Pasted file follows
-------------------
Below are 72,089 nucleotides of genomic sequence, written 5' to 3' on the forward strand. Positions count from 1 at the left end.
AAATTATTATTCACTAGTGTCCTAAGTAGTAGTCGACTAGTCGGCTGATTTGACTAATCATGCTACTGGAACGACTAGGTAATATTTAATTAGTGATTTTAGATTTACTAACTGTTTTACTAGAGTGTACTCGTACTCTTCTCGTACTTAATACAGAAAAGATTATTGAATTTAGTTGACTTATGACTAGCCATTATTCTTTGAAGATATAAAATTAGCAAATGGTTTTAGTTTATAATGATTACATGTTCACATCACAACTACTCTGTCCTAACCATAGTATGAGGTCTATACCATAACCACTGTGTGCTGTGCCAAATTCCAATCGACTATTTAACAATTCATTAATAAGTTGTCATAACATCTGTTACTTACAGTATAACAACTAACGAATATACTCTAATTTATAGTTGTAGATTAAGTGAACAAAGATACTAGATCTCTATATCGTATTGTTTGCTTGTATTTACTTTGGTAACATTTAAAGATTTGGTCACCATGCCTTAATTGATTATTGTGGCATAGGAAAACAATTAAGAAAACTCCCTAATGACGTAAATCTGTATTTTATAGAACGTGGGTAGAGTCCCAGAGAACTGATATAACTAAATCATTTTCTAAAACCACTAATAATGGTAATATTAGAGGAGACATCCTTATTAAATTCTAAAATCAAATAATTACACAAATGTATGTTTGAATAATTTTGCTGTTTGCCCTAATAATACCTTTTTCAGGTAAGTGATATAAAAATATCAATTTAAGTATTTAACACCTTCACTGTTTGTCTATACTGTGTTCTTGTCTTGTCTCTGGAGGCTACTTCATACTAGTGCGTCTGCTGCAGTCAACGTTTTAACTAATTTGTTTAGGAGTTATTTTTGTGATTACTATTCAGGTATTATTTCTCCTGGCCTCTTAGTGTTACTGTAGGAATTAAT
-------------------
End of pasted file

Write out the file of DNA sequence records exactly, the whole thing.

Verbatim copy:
Below are 72,089 nucleotides of genomic sequence, written 5' to 3' on the forward strand. Positions count from 1 at the left end.
AAATTATTATTCACTAGTGTCCTAAGTAGTAGTCGACTAGTCGGCTGATTTGACTAATCATGCTACTGGAACGACTAGGTAATATTTAATTAGTGATTTTAGATTTACTAACTGTTTTACTAGAGTGTACTCGTACTCTTCTCGTACTTAATACAGAAAAGATTATTGAATTTAGTTGACTTATGACTAGCCATTATTCTTTGAAGATATAAAATTAGCAAATGGTTTTAGTTTATAATGATTACATGTTCACATCACAACTACTCTGTCCTAACCATAGTATGAGGTCTATACCATAACCACTGTGTGCTGTGCCAAATTCCAATCGACTATTTAACAATTCATTAATAAGTTGTCATAACATCTGTTACTTACAGTATAACAACTAACGAATATACTCTAATTTATAGTTGTAGATTAAGTGAACAAAGATACTAGATCTCTATATCGTATTGTTTGCTTGTATTTACTTTGGTAACATTTAAAGATTTGGTCACCATGCCTTAATTGATTATTGTGGCATAGGAAAACAATTAAGAAAACTCCCTAATGACGTAAATCTGTATTTTATAGAACGTGGGTAGAGTCCCAGAGAACTGATATAACTAAATCATTTTCTAAAACCACTAATAATGGTAATATTAGAGGAGACATCCTTATTAAATTCTAAAATCAAATAATTACACAAATGTATGTTTGAATAATTTTGCTGTTTGCCCTAATAATACCTTTTTCAGGTAAGTGATATAAAAATATCAATTTAAGTATTTAACACCTTCACTGTTTGTCTATACTGTGTTCTTGTCTTGTCTCTGGAGGCTACTTCATACTAGTGCGTCTGCTGCAGTCAACGTTTTAACTAATTTGTTTAGGAGTTATTTTTGTGATTACTATTCAGGTATTATTTCTCCTGGCCTCTTAGTGTTACTGTAGGAATTAAT